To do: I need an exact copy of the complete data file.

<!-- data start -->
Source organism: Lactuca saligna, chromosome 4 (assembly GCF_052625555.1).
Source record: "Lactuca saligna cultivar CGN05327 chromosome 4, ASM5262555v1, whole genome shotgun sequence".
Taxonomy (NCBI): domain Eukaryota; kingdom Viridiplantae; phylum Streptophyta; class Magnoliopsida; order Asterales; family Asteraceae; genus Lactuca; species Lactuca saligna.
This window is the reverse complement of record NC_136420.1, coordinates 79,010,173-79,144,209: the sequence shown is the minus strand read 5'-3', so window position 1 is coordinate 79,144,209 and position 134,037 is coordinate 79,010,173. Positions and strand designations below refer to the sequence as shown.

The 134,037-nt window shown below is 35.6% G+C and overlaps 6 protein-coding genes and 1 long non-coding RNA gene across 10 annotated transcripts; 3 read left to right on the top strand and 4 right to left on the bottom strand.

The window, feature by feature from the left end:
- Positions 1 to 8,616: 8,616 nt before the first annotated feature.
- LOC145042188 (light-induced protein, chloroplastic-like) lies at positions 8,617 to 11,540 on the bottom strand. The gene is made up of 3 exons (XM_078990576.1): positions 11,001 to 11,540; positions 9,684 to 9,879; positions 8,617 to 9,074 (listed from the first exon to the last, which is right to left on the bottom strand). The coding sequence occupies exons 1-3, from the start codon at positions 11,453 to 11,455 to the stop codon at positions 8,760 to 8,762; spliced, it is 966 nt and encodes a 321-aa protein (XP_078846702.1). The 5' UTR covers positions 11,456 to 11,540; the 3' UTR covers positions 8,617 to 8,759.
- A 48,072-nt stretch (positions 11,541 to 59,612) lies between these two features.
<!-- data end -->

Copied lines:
Source organism: Lactuca saligna, chromosome 4 (assembly GCF_052625555.1).
Source record: "Lactuca saligna cultivar CGN05327 chromosome 4, ASM5262555v1, whole genome shotgun sequence".
Taxonomy (NCBI): domain Eukaryota; kingdom Viridiplantae; phylum Streptophyta; class Magnoliopsida; order Asterales; family Asteraceae; genus Lactuca; species Lactuca saligna.
This window is the reverse complement of record NC_136420.1, coordinates 79,010,173-79,144,209: the sequence shown is the minus strand read 5'-3', so window position 1 is coordinate 79,144,209 and position 134,037 is coordinate 79,010,173. Positions and strand designations below refer to the sequence as shown.

The 134,037-nt window shown below is 35.6% G+C and overlaps 6 protein-coding genes and 1 long non-coding RNA gene across 10 annotated transcripts; 3 read left to right on the top strand and 4 right to left on the bottom strand.

The window, feature by feature from the left end:
- Positions 1 to 8,616: 8,616 nt before the first annotated feature.
- LOC145042188 (light-induced protein, chloroplastic-like) lies at positions 8,617 to 11,540 on the bottom strand. The gene is made up of 3 exons (XM_078990576.1): positions 11,001 to 11,540; positions 9,684 to 9,879; positions 8,617 to 9,074 (listed from the first exon to the last, which is right to left on the bottom strand). The coding sequence occupies exons 1-3, from the start codon at positions 11,453 to 11,455 to the stop codon at positions 8,760 to 8,762; spliced, it is 966 nt and encodes a 321-aa protein (XP_078846702.1). The 5' UTR covers positions 11,456 to 11,540; the 3' UTR covers positions 8,617 to 8,759.
- A 48,072-nt stretch (positions 11,541 to 59,612) lies between these two features.